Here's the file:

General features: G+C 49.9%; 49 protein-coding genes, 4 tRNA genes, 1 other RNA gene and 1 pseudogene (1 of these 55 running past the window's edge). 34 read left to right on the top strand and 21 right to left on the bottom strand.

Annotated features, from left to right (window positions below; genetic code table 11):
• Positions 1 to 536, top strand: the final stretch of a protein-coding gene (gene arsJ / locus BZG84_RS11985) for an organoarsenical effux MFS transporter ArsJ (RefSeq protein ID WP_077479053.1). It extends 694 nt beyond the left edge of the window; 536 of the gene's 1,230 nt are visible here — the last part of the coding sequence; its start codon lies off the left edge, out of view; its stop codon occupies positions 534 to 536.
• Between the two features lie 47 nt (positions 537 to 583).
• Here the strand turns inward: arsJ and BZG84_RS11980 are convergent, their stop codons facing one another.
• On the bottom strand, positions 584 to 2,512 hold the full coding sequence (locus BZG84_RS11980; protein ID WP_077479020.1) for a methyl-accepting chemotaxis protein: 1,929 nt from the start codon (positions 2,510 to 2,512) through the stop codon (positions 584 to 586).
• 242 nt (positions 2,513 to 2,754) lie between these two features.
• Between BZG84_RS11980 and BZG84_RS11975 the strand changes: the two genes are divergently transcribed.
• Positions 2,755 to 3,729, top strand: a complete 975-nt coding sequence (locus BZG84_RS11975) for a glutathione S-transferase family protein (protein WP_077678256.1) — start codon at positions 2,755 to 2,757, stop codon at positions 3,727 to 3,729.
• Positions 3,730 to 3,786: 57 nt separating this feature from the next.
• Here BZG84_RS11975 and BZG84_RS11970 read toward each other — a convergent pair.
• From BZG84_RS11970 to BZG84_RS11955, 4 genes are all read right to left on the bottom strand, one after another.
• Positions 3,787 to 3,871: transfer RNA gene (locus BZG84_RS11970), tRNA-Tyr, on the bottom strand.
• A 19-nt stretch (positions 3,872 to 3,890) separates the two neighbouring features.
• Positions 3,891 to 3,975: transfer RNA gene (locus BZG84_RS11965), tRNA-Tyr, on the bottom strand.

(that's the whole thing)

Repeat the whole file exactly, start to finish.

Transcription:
General features: G+C 49.9%; 49 protein-coding genes, 4 tRNA genes, 1 other RNA gene and 1 pseudogene (1 of these 55 running past the window's edge). 34 read left to right on the top strand and 21 right to left on the bottom strand.

Annotated features, from left to right (window positions below; genetic code table 11):
• Positions 1 to 536, top strand: the final stretch of a protein-coding gene (gene arsJ / locus BZG84_RS11985) for an organoarsenical effux MFS transporter ArsJ (RefSeq protein ID WP_077479053.1). It extends 694 nt beyond the left edge of the window; 536 of the gene's 1,230 nt are visible here — the last part of the coding sequence; its start codon lies off the left edge, out of view; its stop codon occupies positions 534 to 536.
• Between the two features lie 47 nt (positions 537 to 583).
• Here the strand turns inward: arsJ and BZG84_RS11980 are convergent, their stop codons facing one another.
• On the bottom strand, positions 584 to 2,512 hold the full coding sequence (locus BZG84_RS11980; protein ID WP_077479020.1) for a methyl-accepting chemotaxis protein: 1,929 nt from the start codon (positions 2,510 to 2,512) through the stop codon (positions 584 to 586).
• 242 nt (positions 2,513 to 2,754) lie between these two features.
• Between BZG84_RS11980 and BZG84_RS11975 the strand changes: the two genes are divergently transcribed.
• Positions 2,755 to 3,729, top strand: a complete 975-nt coding sequence (locus BZG84_RS11975) for a glutathione S-transferase family protein (protein WP_077678256.1) — start codon at positions 2,755 to 2,757, stop codon at positions 3,727 to 3,729.
• Positions 3,730 to 3,786: 57 nt separating this feature from the next.
• Here BZG84_RS11975 and BZG84_RS11970 read toward each other — a convergent pair.
• From BZG84_RS11970 to BZG84_RS11955, 4 genes are all read right to left on the bottom strand, one after another.
• Positions 3,787 to 3,871: transfer RNA gene (locus BZG84_RS11970), tRNA-Tyr, on the bottom strand.
• A 19-nt stretch (positions 3,872 to 3,890) separates the two neighbouring features.
• Positions 3,891 to 3,975: transfer RNA gene (locus BZG84_RS11965), tRNA-Tyr, on the bottom strand.